These have been heady days. And I'm not even talking about politics. Only a few weeks ago the art market reached a seemingly insane high with the sale by David Geffen of two post-World War II paintings: the de Kooning for $63.5 million and the Jasper Johns for $80 million. But if you think that that's a lot of dough, how about the $140 million that Mexican financier David Martinez handed to David Geffen for an iconic drip-painting by Jackson Pollock, the costliest art sale ever made. So, let's do the numbers. In one month Mr. Geffen sold three paintings from his collection for $283.5 million. Considering that his net worth is estimated to be $4.6 billion and his passion for art collecting has never been in doubt, the question arises: why is he parting with such stellar examples from his collection?
There have been a lot of rumors about his interest in acquiring the Los Angeles Times, whose revenue and readership is significantly down. There is a belief that Mr. Geffen intends to improve and expand the art coverage which definitely would be a much welcome development. In last week's business sections of both the LA Times and the New York Times, one can read about two other potential buyers for our city newspaper: Eli Broad and Ron Burkle, billionaires, philanthropists and friends. However, unlike Mr. Geffen, they have made a bid to purchase the whole Tribune Company, which owns along with the LA Times dozens of other newspapers, TV stations and even the Chicago Cubs baseball team. One only hopes that ownership of our hometown newspaper will return to LA and that its quality and much criticized appearance will only improve.
And now I feel obliged to return to the subject of money. Last week, Christie's sale of Impressionist and Modern Art raked in a record almost half a billion dollars. And no, Ronald Lauder did not buy any of the remaining four paintings by Klimt as was widely hoped. You might remember that a few months ago he acquired the best of them, the golden portrait of Adele, for $135 million. This time, Mr. Lauder bought for a pittance, a mere $38 million, an extremely rare canvas by German expressionist, Ernst Kirchner. Until recently this painting belonged to the state owned Belvedere Gallery in Vienna, the same gallery that claimed ownership of the five Klimt paintings. But once again, in another story of restitution, the Austrian court ordered the return of this work to its rightful heirs, descendents of the original owners.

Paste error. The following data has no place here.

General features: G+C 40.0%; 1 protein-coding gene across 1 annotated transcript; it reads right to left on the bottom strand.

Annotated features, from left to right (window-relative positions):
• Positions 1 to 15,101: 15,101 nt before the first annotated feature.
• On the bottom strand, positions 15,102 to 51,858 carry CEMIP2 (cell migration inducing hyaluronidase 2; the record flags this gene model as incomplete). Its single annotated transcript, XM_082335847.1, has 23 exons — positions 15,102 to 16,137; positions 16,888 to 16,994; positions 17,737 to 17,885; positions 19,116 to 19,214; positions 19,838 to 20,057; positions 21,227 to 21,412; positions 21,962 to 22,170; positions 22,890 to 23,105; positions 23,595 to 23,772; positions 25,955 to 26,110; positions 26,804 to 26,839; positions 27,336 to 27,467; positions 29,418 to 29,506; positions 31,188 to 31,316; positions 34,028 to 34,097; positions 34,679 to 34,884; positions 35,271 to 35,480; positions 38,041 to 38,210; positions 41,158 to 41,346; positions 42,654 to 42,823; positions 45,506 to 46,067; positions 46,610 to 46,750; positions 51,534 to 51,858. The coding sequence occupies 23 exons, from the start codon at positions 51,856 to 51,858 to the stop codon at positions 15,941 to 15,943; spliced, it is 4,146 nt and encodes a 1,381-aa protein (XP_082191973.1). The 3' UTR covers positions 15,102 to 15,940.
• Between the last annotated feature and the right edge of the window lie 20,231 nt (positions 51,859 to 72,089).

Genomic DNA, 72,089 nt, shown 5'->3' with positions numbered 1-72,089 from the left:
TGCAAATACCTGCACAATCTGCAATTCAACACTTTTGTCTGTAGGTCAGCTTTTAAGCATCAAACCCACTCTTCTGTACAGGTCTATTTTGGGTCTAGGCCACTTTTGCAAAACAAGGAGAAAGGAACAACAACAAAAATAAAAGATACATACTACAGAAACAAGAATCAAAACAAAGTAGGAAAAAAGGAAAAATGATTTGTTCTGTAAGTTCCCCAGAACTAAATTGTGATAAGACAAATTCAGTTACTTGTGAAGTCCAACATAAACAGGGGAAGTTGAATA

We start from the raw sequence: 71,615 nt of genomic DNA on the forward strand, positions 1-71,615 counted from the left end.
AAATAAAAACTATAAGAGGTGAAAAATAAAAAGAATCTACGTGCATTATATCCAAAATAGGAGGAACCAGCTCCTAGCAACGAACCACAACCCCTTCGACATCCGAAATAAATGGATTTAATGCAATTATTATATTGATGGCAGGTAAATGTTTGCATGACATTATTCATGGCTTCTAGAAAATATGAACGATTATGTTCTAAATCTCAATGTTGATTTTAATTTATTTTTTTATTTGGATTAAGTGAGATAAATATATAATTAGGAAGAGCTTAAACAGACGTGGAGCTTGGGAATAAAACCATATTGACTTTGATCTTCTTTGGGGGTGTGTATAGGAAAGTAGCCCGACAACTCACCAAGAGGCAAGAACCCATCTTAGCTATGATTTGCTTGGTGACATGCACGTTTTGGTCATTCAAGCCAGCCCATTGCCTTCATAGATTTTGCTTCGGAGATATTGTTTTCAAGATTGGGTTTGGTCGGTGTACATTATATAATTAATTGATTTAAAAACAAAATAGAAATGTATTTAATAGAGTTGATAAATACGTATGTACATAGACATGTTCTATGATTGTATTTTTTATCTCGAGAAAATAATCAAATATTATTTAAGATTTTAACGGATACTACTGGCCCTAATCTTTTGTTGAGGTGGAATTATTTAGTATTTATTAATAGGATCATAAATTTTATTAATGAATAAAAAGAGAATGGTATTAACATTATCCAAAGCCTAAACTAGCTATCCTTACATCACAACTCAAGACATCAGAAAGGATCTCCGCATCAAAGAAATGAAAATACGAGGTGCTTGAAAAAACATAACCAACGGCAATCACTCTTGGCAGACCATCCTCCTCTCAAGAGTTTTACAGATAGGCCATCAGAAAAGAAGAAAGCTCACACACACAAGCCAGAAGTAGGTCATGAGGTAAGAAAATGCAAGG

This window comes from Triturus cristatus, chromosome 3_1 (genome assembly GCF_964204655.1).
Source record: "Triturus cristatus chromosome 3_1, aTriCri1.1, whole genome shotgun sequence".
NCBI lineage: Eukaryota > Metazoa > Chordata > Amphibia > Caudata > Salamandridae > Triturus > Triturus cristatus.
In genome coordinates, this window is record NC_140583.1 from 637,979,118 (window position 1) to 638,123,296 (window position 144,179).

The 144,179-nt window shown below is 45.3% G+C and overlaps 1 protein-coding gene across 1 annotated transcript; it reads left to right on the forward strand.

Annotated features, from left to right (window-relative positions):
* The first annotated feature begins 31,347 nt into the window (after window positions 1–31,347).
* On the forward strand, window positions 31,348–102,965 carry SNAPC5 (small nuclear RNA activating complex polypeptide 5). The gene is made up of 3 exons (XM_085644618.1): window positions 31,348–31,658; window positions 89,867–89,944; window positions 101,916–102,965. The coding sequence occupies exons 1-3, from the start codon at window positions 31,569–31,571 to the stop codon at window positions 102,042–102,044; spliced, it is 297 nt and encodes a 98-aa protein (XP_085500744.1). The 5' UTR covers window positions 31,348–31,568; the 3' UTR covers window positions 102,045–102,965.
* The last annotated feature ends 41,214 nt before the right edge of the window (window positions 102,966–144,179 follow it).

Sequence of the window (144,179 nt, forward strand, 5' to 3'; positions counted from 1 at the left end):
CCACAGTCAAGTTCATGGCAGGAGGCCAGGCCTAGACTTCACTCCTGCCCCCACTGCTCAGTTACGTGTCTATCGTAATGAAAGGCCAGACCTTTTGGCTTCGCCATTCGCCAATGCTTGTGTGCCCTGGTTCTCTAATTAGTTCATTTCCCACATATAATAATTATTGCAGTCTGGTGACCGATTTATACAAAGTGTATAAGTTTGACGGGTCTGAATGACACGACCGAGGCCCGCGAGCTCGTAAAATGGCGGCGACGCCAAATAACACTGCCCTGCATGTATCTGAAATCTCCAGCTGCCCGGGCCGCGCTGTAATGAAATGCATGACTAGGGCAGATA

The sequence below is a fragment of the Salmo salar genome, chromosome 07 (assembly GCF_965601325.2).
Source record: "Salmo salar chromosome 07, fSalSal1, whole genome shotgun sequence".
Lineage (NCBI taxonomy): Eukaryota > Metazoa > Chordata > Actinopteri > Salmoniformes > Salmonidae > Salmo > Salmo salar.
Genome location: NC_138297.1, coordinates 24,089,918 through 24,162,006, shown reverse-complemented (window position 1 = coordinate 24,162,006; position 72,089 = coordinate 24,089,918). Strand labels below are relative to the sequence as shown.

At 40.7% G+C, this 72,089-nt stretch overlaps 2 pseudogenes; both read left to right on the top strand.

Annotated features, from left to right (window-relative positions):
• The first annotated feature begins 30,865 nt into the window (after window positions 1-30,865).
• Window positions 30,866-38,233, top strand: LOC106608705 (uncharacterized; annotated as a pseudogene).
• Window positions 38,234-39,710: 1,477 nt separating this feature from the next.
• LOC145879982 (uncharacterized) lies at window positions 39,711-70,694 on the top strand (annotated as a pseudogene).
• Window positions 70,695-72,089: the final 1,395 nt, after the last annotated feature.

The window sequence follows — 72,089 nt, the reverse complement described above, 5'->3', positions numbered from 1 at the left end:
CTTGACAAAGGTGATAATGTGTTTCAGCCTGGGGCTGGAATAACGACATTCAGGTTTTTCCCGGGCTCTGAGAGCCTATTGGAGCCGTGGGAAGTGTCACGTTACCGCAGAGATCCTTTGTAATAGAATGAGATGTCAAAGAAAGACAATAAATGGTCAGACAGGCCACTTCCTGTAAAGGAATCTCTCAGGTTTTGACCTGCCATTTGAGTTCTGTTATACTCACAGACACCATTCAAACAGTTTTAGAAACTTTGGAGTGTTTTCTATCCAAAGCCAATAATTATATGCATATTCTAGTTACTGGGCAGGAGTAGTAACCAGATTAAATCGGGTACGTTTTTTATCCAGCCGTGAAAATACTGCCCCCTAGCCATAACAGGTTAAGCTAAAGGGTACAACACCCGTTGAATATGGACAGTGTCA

But my favorite story of the week is this. Retired truck driver, Teri Horton, a raspy voiced woman, who spices up her talk with unprintable words, has struck gold. In the early 1990's, while rummaging through garage sales and thrift shops in the Los Angeles area, she bought for five bucks a large painting that some experts think could be a genuine Jackson Pollock. When she bought it she didn't know Pollock from Adam. After a fifteen-year battle with the art world this tenacious lady, with the help of a forensic scientist, found a fingerprint on the back of the canvas that matches one on a can of paint from Pollock's studio. She has already declined an offer of $9 million from a Saudi Arabian collector and is quoted in the New York Times as not willing to sell it for less than $50 million. Her story is the subject of a soon-to-be-released documentary. Oh, the sweet smell of success and dollars...